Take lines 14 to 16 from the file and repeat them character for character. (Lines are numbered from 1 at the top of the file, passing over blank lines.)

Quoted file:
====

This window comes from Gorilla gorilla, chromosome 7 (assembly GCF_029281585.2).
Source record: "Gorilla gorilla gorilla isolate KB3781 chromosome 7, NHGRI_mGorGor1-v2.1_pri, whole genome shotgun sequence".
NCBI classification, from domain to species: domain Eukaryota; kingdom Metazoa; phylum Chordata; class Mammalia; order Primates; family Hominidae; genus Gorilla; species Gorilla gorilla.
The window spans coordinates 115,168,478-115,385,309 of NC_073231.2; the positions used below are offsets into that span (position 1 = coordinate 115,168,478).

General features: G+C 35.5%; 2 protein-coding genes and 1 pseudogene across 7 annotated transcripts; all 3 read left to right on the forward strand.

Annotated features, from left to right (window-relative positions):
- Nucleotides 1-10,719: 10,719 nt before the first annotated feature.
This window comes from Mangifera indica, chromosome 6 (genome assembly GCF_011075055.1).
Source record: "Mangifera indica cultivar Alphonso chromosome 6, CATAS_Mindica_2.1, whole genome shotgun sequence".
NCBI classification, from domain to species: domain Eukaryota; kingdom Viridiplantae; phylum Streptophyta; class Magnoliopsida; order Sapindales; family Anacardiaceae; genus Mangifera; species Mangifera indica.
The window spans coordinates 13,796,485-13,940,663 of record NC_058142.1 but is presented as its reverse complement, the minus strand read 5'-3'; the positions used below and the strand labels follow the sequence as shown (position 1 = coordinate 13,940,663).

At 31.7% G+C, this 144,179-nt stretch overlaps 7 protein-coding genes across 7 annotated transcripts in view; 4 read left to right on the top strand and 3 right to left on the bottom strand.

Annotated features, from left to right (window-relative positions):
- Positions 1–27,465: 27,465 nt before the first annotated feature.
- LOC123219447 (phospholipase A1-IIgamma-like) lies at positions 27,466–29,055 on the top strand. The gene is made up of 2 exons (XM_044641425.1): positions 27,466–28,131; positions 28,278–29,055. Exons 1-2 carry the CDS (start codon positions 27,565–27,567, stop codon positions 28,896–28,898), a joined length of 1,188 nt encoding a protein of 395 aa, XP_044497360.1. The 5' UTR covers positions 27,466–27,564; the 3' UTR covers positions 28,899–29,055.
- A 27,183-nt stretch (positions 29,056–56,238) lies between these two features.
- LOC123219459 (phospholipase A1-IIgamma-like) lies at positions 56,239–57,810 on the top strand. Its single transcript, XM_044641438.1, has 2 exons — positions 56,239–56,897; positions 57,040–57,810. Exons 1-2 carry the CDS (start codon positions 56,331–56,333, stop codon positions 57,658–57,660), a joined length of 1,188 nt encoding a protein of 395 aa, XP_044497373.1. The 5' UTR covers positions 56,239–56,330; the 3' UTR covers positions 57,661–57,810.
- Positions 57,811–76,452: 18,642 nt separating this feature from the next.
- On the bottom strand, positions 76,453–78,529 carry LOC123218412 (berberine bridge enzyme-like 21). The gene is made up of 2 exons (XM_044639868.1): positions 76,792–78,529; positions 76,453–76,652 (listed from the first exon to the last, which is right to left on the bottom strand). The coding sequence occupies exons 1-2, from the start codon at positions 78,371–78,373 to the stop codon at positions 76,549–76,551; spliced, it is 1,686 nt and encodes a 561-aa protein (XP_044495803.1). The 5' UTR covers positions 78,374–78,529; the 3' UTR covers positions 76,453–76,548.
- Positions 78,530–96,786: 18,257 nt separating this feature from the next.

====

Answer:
- Positions 1–27,465: 27,465 nt before the first annotated feature.
- LOC123219447 (phospholipase A1-IIgamma-like) lies at positions 27,466–29,055 on the top strand. The gene is made up of 2 exons (XM_044641425.1): positions 27,466–28,131; positions 28,278–29,055. Exons 1-2 carry the CDS (start codon positions 27,565–27,567, stop codon positions 28,896–28,898), a joined length of 1,188 nt encoding a protein of 395 aa, XP_044497360.1. The 5' UTR covers positions 27,466–27,564; the 3' UTR covers positions 28,899–29,055.
- A 27,183-nt stretch (positions 29,056–56,238) lies between these two features.